Treating premature ejaculation


October 25, 2016

Dear Readers,

Whenever FAB has sex with his wife, she gets angry because he ejaculates within minutes. He asks for help.

Premature ejaculation is when a man has an orgasm before he really wants to, resulting in unsatisfactory sex for both partners. It often results in performance anxiety, which just worsens the problem totally.

It is a very common male sexual dysfunction which mostly affects young men. It is usually a temporary problem occurring under a time of stress and most often is not due to a physical, but a mental cause. Some men suffer from this condition occasionally, but when the problem is prolonged the man should see a physician.

The average length of intercourse for most couples is under six minutes, but there is no definition of how long sexual intercourse should last. Statistics show that about one -third of men in the US want to extend intercourse to prolong pleasure both for themselves and partners.

Some important causes of premature ejaculation are:

• Some men have anxiety when sexually active and do not want to expose their anxiety. Hence, they do not concentrate on the sexual act or the pleasure but, rather, are focused on the anxiety.

n Depression.

n Relationship problems.

n Some men have erectile dysfunction and have issues with the strength and fullness of the erection. The man may be in a hurry to complete the act before losing his erection and this also can result in premature ejaculation.

n Hormonal imbalance. This occurs with thyroid disorders and low serotonin hormone production.

n Medical problems. Premature ejaculation can occur due to prostate gland problems.

n Men who take narcotics and other similar drugs can also experience premature ejaculation.

n Side effect of medical drugs used.

n Some men (few) have always suffered with premature ejaculation since first becoming sexually active. This could be due to conditioning. If a man used to masturbate and ejaculate quickly, this can influence later sexual behaviour. It can be difficult to break the habit of a quick orgasm.

n Sexual abuse.

n Strict upbringing and stern religious beliefs.

n Extra penile sensitivity.

Most cases of premature ejaculation do not have a clear cause. Most men with sexual experience and age learn to delay orgasm, but sometimes it will still occur at the start of a relationship with a new partner or if a man hasn't ejaculated for a long time previously. There are a number of actions a man can take to reduce this problem:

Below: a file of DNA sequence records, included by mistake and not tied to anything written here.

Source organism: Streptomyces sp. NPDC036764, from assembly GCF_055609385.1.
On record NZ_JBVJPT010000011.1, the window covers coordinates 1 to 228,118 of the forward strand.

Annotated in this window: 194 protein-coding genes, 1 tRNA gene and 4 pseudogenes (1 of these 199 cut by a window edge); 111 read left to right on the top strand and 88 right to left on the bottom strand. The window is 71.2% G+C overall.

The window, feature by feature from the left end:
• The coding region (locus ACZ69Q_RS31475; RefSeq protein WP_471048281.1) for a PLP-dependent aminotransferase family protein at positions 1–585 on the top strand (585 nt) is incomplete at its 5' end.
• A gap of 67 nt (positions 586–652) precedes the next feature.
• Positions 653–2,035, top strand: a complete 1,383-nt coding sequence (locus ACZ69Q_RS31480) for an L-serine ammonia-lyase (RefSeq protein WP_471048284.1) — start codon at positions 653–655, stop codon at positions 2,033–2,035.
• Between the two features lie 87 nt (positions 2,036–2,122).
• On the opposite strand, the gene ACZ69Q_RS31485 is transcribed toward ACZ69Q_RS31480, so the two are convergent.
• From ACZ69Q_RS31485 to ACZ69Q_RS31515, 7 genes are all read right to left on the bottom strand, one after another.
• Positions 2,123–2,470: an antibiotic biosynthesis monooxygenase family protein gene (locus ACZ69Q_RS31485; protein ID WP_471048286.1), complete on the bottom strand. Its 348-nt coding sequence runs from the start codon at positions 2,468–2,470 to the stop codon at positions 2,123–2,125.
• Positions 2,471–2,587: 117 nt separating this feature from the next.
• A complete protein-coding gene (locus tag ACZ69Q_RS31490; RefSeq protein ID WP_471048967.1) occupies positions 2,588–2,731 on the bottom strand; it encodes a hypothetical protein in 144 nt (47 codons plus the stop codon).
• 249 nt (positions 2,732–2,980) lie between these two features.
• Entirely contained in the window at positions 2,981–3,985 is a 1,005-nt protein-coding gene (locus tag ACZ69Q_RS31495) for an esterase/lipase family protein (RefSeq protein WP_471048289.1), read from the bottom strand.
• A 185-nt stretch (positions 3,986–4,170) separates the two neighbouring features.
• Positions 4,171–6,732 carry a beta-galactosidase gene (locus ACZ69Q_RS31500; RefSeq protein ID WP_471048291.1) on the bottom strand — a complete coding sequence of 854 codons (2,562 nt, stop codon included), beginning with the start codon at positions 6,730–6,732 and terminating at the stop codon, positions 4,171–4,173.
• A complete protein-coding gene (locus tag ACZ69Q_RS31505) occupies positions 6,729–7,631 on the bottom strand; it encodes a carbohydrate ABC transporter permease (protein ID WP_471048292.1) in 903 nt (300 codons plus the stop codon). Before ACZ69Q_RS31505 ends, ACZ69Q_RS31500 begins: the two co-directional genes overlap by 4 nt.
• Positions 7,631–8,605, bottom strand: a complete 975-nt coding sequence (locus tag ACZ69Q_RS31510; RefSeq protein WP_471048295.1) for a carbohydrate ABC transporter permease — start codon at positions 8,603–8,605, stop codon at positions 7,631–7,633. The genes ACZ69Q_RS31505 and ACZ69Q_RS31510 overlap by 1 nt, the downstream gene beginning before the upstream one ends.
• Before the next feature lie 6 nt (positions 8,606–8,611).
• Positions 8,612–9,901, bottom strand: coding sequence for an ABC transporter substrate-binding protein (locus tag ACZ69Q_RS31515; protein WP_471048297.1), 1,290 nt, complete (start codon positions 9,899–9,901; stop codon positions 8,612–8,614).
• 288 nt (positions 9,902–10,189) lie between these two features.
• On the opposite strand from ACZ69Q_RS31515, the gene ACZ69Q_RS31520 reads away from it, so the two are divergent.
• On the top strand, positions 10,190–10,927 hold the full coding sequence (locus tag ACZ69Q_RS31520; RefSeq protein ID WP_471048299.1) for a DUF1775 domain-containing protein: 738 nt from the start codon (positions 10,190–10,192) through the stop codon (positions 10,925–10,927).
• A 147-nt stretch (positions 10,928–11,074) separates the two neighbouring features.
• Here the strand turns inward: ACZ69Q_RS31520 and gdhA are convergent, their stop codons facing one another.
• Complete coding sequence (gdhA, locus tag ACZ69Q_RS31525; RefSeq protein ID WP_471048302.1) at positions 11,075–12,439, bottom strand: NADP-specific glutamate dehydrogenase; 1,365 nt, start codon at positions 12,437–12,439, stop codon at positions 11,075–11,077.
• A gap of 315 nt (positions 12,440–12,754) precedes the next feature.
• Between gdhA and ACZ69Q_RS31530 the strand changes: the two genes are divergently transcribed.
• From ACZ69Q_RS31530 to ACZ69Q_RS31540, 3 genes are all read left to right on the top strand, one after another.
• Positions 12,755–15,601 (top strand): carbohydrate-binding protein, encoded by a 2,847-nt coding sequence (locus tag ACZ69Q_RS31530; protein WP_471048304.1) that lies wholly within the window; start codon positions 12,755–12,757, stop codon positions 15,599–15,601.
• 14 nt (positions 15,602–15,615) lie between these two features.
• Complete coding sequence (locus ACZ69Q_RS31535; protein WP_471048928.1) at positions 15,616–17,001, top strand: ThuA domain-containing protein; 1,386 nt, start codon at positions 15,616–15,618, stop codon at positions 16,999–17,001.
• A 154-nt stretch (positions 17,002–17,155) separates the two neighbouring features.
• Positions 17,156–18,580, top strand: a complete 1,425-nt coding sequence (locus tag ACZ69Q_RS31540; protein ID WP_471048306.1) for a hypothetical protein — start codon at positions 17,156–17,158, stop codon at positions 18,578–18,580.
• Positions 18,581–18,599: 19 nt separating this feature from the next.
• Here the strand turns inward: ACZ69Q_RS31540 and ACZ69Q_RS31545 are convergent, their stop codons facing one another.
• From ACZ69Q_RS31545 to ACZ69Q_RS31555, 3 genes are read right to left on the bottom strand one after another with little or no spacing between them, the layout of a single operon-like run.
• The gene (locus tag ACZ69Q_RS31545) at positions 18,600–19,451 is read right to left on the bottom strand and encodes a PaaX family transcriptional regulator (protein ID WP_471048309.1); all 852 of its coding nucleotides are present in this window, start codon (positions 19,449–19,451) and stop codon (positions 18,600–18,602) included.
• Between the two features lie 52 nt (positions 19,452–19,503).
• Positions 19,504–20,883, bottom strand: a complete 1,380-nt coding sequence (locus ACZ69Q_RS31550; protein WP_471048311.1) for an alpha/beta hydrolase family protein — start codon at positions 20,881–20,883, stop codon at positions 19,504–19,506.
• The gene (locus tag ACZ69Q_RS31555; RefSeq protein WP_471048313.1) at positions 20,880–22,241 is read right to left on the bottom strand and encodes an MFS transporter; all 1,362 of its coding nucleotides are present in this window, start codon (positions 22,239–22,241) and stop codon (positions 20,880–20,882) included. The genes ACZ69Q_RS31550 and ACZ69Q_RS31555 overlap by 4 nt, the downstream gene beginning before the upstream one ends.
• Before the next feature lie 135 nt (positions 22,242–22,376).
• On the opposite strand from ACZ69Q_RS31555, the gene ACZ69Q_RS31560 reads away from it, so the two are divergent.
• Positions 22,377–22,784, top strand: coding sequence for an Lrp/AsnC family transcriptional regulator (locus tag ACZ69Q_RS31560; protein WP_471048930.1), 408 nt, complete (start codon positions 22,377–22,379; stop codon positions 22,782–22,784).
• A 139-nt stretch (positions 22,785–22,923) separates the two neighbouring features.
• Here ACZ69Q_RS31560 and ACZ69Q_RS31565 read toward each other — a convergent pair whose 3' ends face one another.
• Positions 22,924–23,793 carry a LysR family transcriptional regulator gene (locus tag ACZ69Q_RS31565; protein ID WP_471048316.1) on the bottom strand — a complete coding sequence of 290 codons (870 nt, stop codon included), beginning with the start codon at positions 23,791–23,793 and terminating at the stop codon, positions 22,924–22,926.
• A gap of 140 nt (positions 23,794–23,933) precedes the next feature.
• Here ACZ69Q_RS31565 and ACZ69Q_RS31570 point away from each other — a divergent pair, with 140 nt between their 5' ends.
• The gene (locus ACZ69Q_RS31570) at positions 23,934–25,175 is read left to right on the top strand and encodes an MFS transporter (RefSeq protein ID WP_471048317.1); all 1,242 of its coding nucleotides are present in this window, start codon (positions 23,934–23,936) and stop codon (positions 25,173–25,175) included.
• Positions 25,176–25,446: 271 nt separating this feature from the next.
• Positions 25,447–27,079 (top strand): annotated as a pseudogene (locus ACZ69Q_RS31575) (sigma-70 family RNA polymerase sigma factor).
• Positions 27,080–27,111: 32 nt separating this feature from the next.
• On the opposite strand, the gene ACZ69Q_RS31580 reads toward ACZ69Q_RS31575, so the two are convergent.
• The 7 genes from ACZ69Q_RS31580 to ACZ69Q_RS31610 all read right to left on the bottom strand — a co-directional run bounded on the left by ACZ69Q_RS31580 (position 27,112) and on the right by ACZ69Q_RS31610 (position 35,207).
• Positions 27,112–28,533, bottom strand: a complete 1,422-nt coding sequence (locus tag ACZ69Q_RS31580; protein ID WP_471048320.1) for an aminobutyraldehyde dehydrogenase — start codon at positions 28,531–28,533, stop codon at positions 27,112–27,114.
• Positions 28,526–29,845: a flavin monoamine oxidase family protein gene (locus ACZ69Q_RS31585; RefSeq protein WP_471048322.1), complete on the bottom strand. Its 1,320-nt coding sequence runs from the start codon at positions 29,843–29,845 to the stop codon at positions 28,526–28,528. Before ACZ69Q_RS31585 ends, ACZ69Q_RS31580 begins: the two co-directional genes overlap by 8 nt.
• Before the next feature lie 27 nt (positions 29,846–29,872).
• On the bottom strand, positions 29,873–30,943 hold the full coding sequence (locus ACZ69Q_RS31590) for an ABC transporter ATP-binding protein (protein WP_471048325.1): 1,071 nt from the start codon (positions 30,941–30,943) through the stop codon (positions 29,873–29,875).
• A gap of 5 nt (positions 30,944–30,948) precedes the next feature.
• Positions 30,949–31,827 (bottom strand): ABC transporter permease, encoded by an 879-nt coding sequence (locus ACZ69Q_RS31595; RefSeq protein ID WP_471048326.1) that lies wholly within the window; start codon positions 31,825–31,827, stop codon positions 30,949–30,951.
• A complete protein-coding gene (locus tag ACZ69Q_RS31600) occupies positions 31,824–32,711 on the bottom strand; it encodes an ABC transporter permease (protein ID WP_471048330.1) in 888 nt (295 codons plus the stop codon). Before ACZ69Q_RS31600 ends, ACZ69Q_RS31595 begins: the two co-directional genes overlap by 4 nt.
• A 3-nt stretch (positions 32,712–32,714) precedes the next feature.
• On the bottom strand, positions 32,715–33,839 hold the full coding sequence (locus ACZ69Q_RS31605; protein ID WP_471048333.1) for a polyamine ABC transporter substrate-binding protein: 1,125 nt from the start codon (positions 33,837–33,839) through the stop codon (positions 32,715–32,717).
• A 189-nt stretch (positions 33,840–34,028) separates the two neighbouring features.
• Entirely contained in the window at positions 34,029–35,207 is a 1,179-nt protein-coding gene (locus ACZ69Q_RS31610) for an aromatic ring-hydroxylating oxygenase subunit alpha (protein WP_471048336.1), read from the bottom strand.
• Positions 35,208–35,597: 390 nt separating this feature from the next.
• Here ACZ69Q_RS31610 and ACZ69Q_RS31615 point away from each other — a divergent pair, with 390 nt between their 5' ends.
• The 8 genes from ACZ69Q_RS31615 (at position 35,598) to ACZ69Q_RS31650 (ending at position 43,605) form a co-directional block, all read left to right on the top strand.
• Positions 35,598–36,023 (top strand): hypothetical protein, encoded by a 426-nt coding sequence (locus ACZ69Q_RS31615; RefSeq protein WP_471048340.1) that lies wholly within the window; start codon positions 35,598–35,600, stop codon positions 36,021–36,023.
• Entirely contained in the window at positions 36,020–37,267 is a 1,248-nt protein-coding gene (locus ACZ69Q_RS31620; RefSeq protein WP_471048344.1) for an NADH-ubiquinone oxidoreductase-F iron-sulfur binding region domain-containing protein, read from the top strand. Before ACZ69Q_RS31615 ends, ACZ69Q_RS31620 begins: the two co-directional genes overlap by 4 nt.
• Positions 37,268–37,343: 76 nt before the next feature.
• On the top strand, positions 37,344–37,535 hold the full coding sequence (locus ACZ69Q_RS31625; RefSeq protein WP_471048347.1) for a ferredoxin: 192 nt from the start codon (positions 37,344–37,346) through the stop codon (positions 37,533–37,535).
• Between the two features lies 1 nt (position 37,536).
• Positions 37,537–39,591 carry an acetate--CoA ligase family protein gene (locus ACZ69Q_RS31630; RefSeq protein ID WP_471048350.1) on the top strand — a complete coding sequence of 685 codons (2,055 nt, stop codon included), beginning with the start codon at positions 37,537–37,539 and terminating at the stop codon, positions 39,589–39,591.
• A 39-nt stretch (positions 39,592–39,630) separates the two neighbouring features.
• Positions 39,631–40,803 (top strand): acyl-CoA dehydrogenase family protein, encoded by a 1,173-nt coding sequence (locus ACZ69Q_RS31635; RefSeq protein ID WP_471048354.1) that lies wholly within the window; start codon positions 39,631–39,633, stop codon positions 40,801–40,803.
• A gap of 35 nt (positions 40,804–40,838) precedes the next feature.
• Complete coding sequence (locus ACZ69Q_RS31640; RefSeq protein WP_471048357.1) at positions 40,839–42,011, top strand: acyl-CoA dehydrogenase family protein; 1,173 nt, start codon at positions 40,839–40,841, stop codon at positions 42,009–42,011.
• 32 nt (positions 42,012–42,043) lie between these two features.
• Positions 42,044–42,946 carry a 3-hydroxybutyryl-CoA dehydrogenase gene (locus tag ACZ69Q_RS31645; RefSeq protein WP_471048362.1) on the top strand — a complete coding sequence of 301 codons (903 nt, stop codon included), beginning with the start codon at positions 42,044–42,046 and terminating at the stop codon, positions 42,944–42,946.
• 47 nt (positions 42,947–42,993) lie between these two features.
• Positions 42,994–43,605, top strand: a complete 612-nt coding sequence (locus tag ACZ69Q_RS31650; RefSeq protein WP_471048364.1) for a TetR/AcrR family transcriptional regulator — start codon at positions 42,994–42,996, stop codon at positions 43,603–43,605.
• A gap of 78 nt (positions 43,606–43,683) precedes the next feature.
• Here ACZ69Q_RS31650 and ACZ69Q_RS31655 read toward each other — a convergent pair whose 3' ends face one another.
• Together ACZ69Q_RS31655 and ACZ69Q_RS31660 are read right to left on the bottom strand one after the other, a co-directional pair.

n Masturbate an hour before having sexual intercourse. This takes the edge off sex in a man with a normal erection.

n Use a doubled or extra thick condom to decrease penile sensitivity and allow for longer intercourse before orgasm.

n Have sex with your partner on top so that she can pull away when it seems you are near to ejaculating.

n Take breaks during sexual intercourse - stop-and-go technique.

n Couples therapy, which a couple can practise and which helps to unlearn premature ejaculation. Called the 'squeeze' technique, the partner masturbates the man but stops before ejaculation occurs and squeezes down on the head of the penis for 10 to 20 seconds. The partner then releases the penis and waits another 30 seconds before resuming caressing the penis. This action is repeated several times before the man is allowed to ejaculate. This therapy requires some practice to get it right.


n SSRI Antidepressants. These are used to treat depression but also delay ejaculation. These include Paroxetine (Paxil), Sertraline (Zoloft), and Fluoxetine (Prozac). Usually, these prescribed medications have to be taken for a couple weeks before full effects are seen. An older antidepressant, Anafranil, is also used to delay ejaculation. It is inexpensive and works well.

n Topical anaesthetics, e.g. Lidocaine. When used, these applications decrease the penile sensitivity and allow the man to participate longer before feeling like he has to ejaculate.

n Beta-blockers used in the treatment of hypertension can also be used to delay ejaculation.

n Tramadol, a pain medication, is also prescribed for treatment of premature ejaculation.

n Drugs like Viagra, Levitra and Cialis, which are prescribed to assist with erection, can also be used to help premature ejaculation.

Studies show that a combination of psychological counselling and medications may be the most effective method to resolve premature ejaculation, and evaluation by a sex therapist or psychologist should be considered if other methods tried fail. It should also be noted that in many instances, premature ejaculation improves over time without treatment. Cutting down on the use of alcohol, cigarette smoking and use of illegal drugs also helps.

If a man is prone to premature ejaculation, it serves him well to pleasure his partner and to bring that person almost to the point of orgasm before having intercourse. That way the partner is usually happy, although the man might still want the prematurity treated.

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